Tuesday, March 2, 2010

Snow, Newbies and The Rest

Three weeks ago, the snow canceled our matches. Two weeks ago, I was up against a woman who was playing her second league match ever(I won 7-0). So that's covered.

Last week, I finally got to play a "real" match for the first time in three weeks. My opponent was a (seemingly)nice guy, big and tall, quiet and wearing an army jacket. He worked for the city, and was hoping for more snow so he could make more overtime. We were both 7s so we played even.

Ahead of us in line was the woman I had played a week earlier and her opponent. The houseman for the night, Damien, offered them one of the front tables; the so-called TV tables: two tables in the front of the club, separated from the riff-raff by faux-gold railings and equipped with their own, permanent set of Super Aramith balls(the Rolls Royce of pool balls, as silly as that sounds).

The newbies, realizing they'd be on display, refused the offer. Damien was taken aback - usually league players loved to play on those tables. More room and pro-level equipment. If a great local player or pro player stopped by, these were the tables they would play on. The two newbies, however, had no way of knowing that, and took a table near the back. I'm sure by the end of the season, they'll get over their TV table phobia.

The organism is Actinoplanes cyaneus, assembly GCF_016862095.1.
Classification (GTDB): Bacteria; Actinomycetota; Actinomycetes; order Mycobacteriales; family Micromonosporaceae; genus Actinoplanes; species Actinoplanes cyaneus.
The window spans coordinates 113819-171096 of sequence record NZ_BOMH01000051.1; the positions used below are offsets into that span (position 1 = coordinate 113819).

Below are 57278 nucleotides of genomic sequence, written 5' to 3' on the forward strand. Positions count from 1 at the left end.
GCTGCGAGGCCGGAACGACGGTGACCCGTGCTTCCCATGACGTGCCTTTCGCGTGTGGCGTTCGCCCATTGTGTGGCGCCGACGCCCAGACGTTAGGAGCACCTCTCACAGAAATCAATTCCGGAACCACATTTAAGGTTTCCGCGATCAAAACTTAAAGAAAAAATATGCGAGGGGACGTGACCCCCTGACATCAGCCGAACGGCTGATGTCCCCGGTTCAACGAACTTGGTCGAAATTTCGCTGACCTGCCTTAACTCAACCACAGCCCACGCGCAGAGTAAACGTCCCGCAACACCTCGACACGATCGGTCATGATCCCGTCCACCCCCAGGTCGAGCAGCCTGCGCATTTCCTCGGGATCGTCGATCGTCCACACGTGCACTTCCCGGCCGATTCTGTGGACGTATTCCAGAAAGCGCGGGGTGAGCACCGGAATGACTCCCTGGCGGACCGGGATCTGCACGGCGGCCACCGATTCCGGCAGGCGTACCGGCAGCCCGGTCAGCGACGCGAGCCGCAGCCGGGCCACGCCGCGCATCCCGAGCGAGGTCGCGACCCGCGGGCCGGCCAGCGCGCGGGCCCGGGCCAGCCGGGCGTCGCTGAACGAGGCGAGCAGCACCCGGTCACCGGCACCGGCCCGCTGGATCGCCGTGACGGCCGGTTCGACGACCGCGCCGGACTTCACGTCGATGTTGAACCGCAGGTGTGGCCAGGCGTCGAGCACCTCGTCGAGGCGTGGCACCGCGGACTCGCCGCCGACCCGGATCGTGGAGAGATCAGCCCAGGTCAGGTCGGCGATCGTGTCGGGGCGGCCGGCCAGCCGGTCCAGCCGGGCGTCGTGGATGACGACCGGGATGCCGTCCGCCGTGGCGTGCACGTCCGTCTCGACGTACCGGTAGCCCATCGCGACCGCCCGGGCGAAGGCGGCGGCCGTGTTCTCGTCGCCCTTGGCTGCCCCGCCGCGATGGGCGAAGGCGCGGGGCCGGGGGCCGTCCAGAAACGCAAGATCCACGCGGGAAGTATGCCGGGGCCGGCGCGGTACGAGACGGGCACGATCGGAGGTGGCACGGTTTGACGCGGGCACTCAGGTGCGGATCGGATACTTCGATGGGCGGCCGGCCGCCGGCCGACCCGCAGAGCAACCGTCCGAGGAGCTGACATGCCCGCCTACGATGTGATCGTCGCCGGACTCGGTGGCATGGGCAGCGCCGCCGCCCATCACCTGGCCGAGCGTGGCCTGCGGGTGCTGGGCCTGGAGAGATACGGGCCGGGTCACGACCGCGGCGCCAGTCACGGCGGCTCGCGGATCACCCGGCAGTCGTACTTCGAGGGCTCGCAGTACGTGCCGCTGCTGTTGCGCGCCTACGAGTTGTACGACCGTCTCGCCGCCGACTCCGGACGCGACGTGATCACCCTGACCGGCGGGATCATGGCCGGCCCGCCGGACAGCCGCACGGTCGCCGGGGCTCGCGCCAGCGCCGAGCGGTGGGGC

For right now, though, their loss was our gain. My opponent and I gladly took the front table. We flipped a coin(I won), shook hands, and barely spoke another word during the entire match. Weweren't cold to each other, but we didn 't waste time with bullshit filler conversation either. "Good shot", "Bad break there", "Good game", and the occasional laugh were the only sounds besides the clicking of the balls.

He was a good shot, but his position play was a little off. I started great, winning the eight-ball part of the match 3-0. I won the first game of nine-ball too, and the thought of another 7-0 week crept into my mind. With a chance to go up 2-0, though, I made a tough cut on the nine, but the ball sailed three rails before scratching in the far corner pocket. Then my opponent fluked in a nine, and suddenly he was ahead 2-1.

I managed to settled down, and ran out from the five the next game. He got it to 3-3 quickly, and at worst I was going to win 6-4. That didn't sound nearly as good as 7-3, at least to me. I really wanted that last game, and it came down to the six ball. We traded safeties until he tried a tough shot, missed, and left me an opening. I ran the remaining four balls, and that was that. My team did very well overall, Mike winning 4-3, Jen winning 5-3 and Alex losing a tough match 5-7.

The next day, I checked the league standings. Our good night had moved us from fourth to second. Our next match was during "Position Week", which means the first place team plays the second, third plays fourth, and so on. Looking at the team in first, I realized it was Mimi's team.

Mimi left us to sub for another team - as part of our mutiny, we all felt it best if she was as far away from our former leader as possible. Leaving for another team made sense, her playing time would be more flexible as well(a good thing for a graduate student). So Mimi and the rest of us are still friends, share drinks after matches, hang out, everything; however, next week will be very interesting. Her new team is going down!

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